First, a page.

Leading the innovation process over time for employee well-being

Juwe, Sylvester (2019) Leading the innovation process over time for employee well-being. Doctoral thesis, University of East Anglia.

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Background. The organisational benefits associated with innovation, defined as idea generation and implementation, are widely accepted. A problem in the research literature is the isolated understanding of competing views on the nature of the innovation process. Such competing conceptualisations make it more challenging to understand the influence of innovation on well-being – another valued construct. In response, drawing on the paradox and motivational research fields using three related accounts, this project’s objective is to realign contrasting views of the innovation process and clarify how innovation and well-being are related.

Methodology. The three inter-linked studies drew on overlapping observations from collected data. This research adopted a 12-week intensive longitudinal design, with at least weekly data entry from more than 300 participants.

Results. Results suggest that the relationship between idea generation and implementation was reciprocal. Also, intrinsic motivation seemed to partially explain the effect that idea implementation had on idea generation. In addition, it was found that the relationship between innovation and well-being is moderated by servant leadership. Furthermore, the innovation synergy fully mediated the relationship between servant leadership and well-being changes.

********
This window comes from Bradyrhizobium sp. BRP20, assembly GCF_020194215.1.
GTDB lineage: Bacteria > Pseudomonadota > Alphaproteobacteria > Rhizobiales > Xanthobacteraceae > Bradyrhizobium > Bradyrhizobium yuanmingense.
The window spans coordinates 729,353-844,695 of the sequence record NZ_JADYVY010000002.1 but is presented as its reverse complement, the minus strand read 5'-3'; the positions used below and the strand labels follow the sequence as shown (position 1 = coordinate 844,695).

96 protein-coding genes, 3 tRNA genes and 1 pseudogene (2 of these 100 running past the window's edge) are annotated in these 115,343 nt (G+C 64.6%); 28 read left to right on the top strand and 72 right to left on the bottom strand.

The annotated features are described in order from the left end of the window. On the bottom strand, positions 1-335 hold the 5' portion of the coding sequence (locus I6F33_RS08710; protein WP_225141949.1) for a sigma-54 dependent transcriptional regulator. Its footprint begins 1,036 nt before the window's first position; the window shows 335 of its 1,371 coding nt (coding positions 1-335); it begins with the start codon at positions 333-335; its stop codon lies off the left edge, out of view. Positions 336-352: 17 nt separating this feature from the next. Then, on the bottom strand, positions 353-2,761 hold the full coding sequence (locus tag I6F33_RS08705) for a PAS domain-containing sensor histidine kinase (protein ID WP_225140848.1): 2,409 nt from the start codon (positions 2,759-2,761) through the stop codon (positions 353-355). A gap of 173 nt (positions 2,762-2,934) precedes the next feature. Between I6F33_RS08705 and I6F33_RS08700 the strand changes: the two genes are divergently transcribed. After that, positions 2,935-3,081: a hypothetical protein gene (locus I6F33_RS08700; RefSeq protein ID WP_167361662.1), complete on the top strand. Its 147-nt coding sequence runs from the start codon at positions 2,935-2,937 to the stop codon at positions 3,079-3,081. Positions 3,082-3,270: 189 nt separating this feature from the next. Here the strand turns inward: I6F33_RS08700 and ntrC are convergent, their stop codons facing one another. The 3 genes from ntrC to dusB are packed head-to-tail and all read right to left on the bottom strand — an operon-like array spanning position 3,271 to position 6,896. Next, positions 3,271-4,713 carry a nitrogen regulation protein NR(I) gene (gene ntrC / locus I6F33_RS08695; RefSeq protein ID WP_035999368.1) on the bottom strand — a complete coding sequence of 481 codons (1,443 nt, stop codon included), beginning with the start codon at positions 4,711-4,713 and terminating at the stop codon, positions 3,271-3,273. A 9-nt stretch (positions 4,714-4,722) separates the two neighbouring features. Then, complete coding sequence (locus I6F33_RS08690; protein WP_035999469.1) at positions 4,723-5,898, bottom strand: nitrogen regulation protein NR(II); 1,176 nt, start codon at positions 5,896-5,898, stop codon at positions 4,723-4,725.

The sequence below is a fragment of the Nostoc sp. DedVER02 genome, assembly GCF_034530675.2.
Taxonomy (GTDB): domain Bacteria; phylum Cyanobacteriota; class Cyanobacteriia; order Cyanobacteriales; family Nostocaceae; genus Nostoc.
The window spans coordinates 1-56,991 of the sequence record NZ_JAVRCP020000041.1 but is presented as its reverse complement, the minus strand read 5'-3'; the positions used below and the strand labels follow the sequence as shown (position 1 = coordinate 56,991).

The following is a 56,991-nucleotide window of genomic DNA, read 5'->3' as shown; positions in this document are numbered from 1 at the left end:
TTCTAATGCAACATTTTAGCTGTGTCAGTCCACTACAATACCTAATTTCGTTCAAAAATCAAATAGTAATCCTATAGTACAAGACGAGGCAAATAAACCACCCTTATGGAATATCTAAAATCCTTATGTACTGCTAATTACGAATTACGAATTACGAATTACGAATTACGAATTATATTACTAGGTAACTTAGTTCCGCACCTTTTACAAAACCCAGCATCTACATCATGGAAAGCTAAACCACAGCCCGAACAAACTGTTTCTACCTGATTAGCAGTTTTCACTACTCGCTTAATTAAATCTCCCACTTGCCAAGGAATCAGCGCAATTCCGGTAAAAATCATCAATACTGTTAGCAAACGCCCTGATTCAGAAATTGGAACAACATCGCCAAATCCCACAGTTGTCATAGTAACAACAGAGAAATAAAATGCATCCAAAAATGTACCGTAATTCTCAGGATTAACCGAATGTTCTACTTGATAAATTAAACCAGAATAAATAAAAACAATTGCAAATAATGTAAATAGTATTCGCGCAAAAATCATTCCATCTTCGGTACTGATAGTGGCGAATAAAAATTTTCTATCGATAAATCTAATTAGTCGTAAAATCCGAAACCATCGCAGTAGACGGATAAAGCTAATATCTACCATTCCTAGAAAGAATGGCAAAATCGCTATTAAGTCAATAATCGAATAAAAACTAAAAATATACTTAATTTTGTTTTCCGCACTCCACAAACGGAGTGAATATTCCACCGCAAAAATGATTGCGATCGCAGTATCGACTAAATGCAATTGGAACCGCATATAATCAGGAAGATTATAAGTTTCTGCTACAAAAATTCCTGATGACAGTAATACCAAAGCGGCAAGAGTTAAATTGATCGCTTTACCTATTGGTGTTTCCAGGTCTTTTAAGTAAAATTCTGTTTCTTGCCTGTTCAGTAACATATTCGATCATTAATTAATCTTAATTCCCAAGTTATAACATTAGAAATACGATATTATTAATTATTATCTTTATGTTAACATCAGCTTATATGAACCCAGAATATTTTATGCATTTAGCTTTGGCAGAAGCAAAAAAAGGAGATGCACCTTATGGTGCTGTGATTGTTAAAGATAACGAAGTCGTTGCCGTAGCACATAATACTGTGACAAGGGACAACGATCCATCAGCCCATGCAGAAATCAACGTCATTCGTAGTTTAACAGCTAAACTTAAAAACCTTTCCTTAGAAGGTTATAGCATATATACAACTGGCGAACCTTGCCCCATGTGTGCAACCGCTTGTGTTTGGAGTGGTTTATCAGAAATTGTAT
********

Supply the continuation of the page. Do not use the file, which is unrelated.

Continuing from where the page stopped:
Contributions. This dissertation has several theoretical implications. First, it clarifies that the innovation process is recursive. Second, findings advance intrinsic motivation as the central psychological mechanism anchoring the interplay of idea generation and implementation. Third, results motivate a resolution for theoretical misalignment between health impairment process and motivational theories in the association of innovation and well-being. Finally, the innovation process was presented as a crucial mechanism that explains the association of servant leadership with employee well-being.

Item Type: Thesis (Doctoral)
Faculty \ School: Faculty of Social Sciences > Norwich Business School
Depositing User: Users 11011 not found.
Date Deposited: 18 Oct 2019 08:29
Last Modified: 19 Mar 2022 01:38
URI: https://ueaeprints.uea.ac.uk/id/eprint/72684


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